While there are many factors to provide whole person care, data interoperability is a basic tenet of healthcare. Unfortunately, clinical and social organization data exchange and software programs do not always speak the same language. This gap makes data transfer difficult, time-consuming, or impossible.  

Sharing healthcare data supports health outcomes and the no-wrong-door approach. Providers like EHRs (electronic health record systems), HIEs (health information exchanges), and government, payer, provider, and community organizations can combine whole person care efforts. 

However, a lack of organizational buy-in to integrate data systems can stall progress even when solutions are available. Organizations may also need to change internal processes to increase outreach beyond in-network providers.  

Establishing relationships with out-of-network and social care providers is critical to providing whole person care. NinePatch software solutions support care coordination and simplify data transfer. In addition, community convener services assist with partnership building, program communication, outreach, and governance.  

NinePatch SDOH Solutions

NinePatch® Whole Person Care is a second-generation software solution for health and social care providers. This patient-centered program design improves beneficiary health by facilitating care coordination, resource identification, and closed-loop referrals.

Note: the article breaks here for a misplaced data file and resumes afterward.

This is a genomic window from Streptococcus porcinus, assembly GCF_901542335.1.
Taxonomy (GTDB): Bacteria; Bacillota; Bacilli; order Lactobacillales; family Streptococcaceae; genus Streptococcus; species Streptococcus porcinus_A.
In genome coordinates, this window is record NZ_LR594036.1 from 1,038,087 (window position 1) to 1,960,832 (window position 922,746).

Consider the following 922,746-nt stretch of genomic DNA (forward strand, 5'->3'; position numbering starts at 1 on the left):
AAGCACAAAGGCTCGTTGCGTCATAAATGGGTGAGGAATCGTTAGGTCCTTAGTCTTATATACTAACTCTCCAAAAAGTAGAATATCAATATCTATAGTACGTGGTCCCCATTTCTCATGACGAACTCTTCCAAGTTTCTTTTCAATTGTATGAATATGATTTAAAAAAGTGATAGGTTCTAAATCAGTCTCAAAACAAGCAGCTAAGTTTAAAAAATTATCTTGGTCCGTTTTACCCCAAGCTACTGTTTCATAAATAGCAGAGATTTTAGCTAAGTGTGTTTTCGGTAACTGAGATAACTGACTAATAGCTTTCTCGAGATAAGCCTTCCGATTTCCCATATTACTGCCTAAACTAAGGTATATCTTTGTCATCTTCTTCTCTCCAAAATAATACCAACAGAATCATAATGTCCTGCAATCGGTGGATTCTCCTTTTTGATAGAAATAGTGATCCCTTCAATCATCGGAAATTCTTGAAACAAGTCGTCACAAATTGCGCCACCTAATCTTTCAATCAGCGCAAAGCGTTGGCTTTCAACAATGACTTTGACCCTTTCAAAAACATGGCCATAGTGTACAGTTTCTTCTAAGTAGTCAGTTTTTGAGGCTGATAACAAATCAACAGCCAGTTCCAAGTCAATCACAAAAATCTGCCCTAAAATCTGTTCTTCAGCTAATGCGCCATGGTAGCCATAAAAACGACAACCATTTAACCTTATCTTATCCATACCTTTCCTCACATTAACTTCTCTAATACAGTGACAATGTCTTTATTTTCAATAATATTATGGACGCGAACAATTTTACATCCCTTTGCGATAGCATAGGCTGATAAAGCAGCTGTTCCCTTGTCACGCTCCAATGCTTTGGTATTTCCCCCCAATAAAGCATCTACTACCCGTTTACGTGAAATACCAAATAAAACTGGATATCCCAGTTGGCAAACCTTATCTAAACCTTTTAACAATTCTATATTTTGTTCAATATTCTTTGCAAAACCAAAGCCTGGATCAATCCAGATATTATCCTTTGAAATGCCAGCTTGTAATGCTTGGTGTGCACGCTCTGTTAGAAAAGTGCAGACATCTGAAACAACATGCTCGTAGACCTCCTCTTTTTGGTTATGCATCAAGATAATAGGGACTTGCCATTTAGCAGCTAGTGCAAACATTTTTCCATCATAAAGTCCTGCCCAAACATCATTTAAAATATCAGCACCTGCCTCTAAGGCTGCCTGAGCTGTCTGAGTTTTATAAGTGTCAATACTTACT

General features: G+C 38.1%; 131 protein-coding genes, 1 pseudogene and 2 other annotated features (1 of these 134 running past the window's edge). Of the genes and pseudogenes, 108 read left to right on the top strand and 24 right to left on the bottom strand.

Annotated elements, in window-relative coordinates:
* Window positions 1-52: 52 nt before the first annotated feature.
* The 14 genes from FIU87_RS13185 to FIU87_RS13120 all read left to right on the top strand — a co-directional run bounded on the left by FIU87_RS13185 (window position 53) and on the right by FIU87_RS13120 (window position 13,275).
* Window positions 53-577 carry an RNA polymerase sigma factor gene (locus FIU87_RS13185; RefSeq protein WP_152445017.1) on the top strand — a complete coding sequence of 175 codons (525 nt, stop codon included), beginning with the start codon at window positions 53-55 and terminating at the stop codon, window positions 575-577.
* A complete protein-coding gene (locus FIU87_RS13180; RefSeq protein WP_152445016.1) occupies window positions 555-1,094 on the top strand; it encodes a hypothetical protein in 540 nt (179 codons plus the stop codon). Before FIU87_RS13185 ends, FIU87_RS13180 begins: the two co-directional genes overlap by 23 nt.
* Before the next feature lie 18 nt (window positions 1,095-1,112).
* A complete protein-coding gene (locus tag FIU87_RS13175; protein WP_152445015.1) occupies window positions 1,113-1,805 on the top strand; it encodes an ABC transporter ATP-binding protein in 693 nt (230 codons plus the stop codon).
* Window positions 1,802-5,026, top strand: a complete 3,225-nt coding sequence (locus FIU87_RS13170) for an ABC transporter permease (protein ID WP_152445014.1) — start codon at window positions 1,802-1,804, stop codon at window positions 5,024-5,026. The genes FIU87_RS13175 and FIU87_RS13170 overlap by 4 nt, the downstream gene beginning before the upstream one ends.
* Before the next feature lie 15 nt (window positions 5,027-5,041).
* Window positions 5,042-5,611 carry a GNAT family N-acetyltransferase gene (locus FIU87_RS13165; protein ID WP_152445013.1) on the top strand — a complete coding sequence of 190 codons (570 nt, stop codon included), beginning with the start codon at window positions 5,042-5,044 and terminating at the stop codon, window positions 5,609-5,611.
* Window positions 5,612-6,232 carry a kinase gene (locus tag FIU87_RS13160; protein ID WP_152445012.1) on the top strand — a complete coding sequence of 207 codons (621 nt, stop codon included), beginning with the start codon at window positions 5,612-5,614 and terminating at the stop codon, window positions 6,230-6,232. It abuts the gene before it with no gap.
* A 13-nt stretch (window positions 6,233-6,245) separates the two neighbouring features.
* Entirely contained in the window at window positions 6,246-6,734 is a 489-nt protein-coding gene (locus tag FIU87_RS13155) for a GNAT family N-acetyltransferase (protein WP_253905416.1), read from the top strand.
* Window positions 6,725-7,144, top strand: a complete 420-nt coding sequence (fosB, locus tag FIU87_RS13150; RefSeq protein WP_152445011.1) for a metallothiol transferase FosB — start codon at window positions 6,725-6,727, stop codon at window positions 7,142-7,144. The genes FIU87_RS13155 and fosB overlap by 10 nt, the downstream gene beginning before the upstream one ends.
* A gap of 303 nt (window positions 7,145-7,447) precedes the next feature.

Program features, including enter once interoperability, make it easy for users to: 

  • Assess health, behavioral, and social needs using a variety of assessment tools
  •  Gain consent to share the necessary information for interdisciplinary team (IDT) involvement
  • Visually identify and prioritize complex client and patient needs
  • Identify services and supports not included in standard health insurance benefit programs
  •  Increase care team communication and understanding of how social determinants of health affect chronic disease diagnosis and management
  • Make clinical and social referrals that close the loop so that users know who is providing services and can monitor patient and client progress